Creating a Client-Server Database System with Windows 95 and Linux

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Here's the way to develop a dial-on-demand database cluster in Linux.
Configuring a Dial-On-Demand Server

As mentioned above, we are supposed to configure the dial-on-demand servers in a symmetric manner, i.e., the connection can be started by any server, and once the connection is established, any machine on either side can access the server on the other side, no matter where the connection started. In this case, IPtranslation, which is always mentioned in the diald documentation for connection to the Internet, is not needed. This will simplify the configuration of diald.

We install diald on the server and make it automatically start up after the system boot-up. A sample of the configuration file, diald.conf, is shown in Listing 2.

Listing 2.

The addroute script is executed when diald starts. All the accesses to the remote site are routed to the IP address that activates diald (aaa.bbb.fff.eee in diald.conf). For example:

#!/bin/sh
/sbin/route add -net aaa.bbb.fff.0 \ # remote LAN
                                              # IP address
netmask 255.255.255.0 gw $4 \
window 2048 metric $5 dev $1

We skip the connect script for diald, since it should be similar to the connect script for pppd. It should be noted that the default gateway of all clients in a local LAN should be changed to the IP address of the local server. You may check the completion of this phase by accessing (e.g., using ping, FTP or TELNET) the remote server from any PC in the local LAN. The modem will dial out, and the server will successfully log in to the remote server. However, you will receive no response from the remote server if it has already configured diald in the same way.

System Integration

The reason for the blocked connection between two servers with diald can be explained in the following way. Since both servers are ready to connect to the other side, the route tables of both servers have a route to the IP address for activating diald if the destination of any packet is to the other side. Therefore, for example, serverA starts the connection to serverB and sends packets to serverB after the connection is established. However, the return packets cannot come back to serverA, since the default route in serverB to serverA is to start diald in serverB. ServerA cannot receive the return packets from serverB through the established connection.

We solve this problem by using the ip-up.local and ip-down scripts of pppd. ip-up.local is executed whenever pppd establishes a connection successfully. So, we delete the route table entry to serverA in serverB when pppd starts a connection. Here is a sample of ip-up.local.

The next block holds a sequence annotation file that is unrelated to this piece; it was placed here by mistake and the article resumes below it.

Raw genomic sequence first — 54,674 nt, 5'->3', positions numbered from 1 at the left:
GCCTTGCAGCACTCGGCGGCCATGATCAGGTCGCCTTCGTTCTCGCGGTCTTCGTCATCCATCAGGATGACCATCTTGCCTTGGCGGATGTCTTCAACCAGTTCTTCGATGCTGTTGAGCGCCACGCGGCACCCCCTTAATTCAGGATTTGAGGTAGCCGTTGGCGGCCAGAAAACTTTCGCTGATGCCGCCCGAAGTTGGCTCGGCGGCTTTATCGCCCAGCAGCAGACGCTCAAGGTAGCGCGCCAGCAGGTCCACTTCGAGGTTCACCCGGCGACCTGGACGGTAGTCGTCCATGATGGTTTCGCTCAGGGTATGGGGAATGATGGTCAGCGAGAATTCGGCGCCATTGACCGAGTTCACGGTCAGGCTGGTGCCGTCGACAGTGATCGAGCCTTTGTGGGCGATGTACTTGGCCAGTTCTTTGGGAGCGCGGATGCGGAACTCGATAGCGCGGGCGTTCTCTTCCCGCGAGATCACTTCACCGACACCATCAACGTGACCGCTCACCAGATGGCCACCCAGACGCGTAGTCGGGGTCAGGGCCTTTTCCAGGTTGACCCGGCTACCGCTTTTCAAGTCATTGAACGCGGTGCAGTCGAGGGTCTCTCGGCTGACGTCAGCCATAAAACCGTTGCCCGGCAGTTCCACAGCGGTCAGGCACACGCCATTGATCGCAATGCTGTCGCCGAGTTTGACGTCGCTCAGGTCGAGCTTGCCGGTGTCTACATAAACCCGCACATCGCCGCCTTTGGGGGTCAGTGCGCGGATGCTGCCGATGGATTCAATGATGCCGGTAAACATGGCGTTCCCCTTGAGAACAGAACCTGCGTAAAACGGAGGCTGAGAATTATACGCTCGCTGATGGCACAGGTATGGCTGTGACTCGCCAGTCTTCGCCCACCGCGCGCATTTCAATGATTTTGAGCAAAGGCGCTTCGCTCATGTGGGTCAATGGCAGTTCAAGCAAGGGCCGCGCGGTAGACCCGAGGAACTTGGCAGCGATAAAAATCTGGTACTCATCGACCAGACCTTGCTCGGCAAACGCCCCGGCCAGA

/sbin/route del aaa.bbb.fff.0 # remove remote IP
                                  # route

It should be noted that the script has no negative effect on the dial-up service from a stand-alone PC. When the connection is finished, the route table should be recovered. So the ip-down script file, which is executed when pppd stops the connection, is used like this:

#!/bin/bash
/usr/lib/diald/addroute sl0 \
255.255.255.0 \
aaa.bbb.ccc.ddd \       # server IP address
aaa.bbb.fff.eee \       # IP address will be activated
                        # by diald
1
Basically, it is the same as the addroute script with the same parameters as when diald starts. After this phase, you should be able to access the remote server from any machine in the local LAN. The remote server can access the local server at the same time. Moreover, a stand-alone PC can dial up and access the server from anywhere.

Conclusion and Future Plans

NORA has been installed and tested on several sites over a three-month period. There has not been a single crash or failure on the server machines. We also set up other services such as file and print servers (Samba), a web server (Apache), etc. Linux is truly a stable, flexible and extensible OS.

We are planning to use ISDN to replace the traditional phone lines to improve the transmission time for large objects like X-ray photos. We are also porting the client software to Linux, so the stability of the whole system can be improved.

All listings referred to in this article are available by anonymous download in the file ftp.linuxjournal.com/pub/lj/listings/issue67/3191.tgz.

Liu Kwong Ip (kiliu@netvigator.com) obtained a B.Sc. in Information Technology from the City Polytechnic of Hong Kong. He is now working for Northern Oral Science Institute as a system consultant.

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